Brand awareness may be important, but it’s not going to give you the same short-term ROI that product sales will. So to ensure that you have a healthy marketing budget to work with next month, a higher proportion of the budget should be directed to product ads. Retargeting ads may give you the best conversion rates, but their ROI will be lower, because you’re doubling the number of ads needed to reach those customers (the initial product ad followed by the retargeting ad). And if you’re offering a 20 percent discount to go back to an abandoned shopping cart, that’s a substantial profit cut for your company.
4. Select Channels and Timelines
With your budget set, you can now start determining where your money will be spent and when you should be placing your ads. Specific platforms for your ads will depend on who your target market is and how they have performed for you in the past. If you’ve never advertised online before, you will need to research which platforms (Facebook, Google, YouTube, Snapchat, LinkedIn, etc.) are most likely to get the most traction with your target market.
In most cases you will need to establish minimum budgets for each of your channels. Even though Google Ads, for example, are inexpensive on a per-click basis, you will need to establish a minimum budget to get the most value for your advertising dollars.
5. Design and Plan Ad Placements
Ad design is the last part of the media planning process. It’s where the strategies come down to specific words, images and videos to get your message to your audience. The layout of your ads and the types of content you run will depend on all of your previous decisions, including your choice of platforms.
At this point, you also need to determine which types of ads work best with your target market on the channels you’ve chosen. This is based on one of two factors: your past experience or a lot of research. For example, if you decide Facebook video ads are the best choice, you should also know how long a video should be for optimal performance.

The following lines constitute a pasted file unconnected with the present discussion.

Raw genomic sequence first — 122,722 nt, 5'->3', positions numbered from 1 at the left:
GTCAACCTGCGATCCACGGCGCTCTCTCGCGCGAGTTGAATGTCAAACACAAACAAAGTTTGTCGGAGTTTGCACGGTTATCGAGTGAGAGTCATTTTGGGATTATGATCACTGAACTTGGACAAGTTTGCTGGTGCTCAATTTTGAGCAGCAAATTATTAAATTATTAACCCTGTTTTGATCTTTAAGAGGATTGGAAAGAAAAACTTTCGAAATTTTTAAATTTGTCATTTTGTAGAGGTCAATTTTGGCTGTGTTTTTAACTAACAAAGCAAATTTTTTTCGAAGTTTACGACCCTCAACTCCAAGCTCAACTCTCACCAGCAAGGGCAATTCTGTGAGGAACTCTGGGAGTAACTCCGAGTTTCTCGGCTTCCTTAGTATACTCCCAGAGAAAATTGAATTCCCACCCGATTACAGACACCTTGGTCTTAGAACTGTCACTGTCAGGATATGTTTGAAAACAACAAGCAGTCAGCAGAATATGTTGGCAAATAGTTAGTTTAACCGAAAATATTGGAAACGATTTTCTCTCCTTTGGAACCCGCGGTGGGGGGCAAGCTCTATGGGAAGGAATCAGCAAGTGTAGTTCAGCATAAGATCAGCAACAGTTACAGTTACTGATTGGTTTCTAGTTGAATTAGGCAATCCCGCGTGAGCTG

It’s at this point that you should also plan what types of ad testing you will do, how much money and time you can allocate to testing and when you should be prepared to launch your main ad campaigns.
Media Planning in Action
To paraphrase a famous military concept: no media plan survives contact with the prospect.
Media planning should be an active process, adapting as needed to changing trends with your prospects. For example, you may have allocated a large proportion of your budget to Google Ads, only to find a few weeks later that the cost per click has escalated, in which case you may need to look at other platforms, a change to your ads or a change in the budget.
As another example, you may find that your new product launch isn’t giving you the results you expected, with an increase in abandoned shopping carts. In this case, you may have to reallocate some of your budget to retargeting ads to get those shoppers to return. Alternatively, your product ad might skyrocket in popularity, and you may need to quickly increase spending to capitalize on the trend.
Learn more about the role testing plays in media planning here.
Media Consultants: The Advantage of Experience
The more experience you have in advertising, the easier it becomes to determine where the best opportunities are, which channels have the best ROI for different markets and which ad formats work best on different platforms.
Hiring an experienced marketing consultancy firm like Hawke Media is likely to increase conversions and ROI, allowing you to spend your budget where it will get the best results. Finding out how this could benefit your company in your specific market is free if you just ask for a free consultation.
Marketing Evolution: https://www.marketingevolution.com/marketing-essentials/media-planning
Hawke Media: https://hawkemedia.com/free-consultation/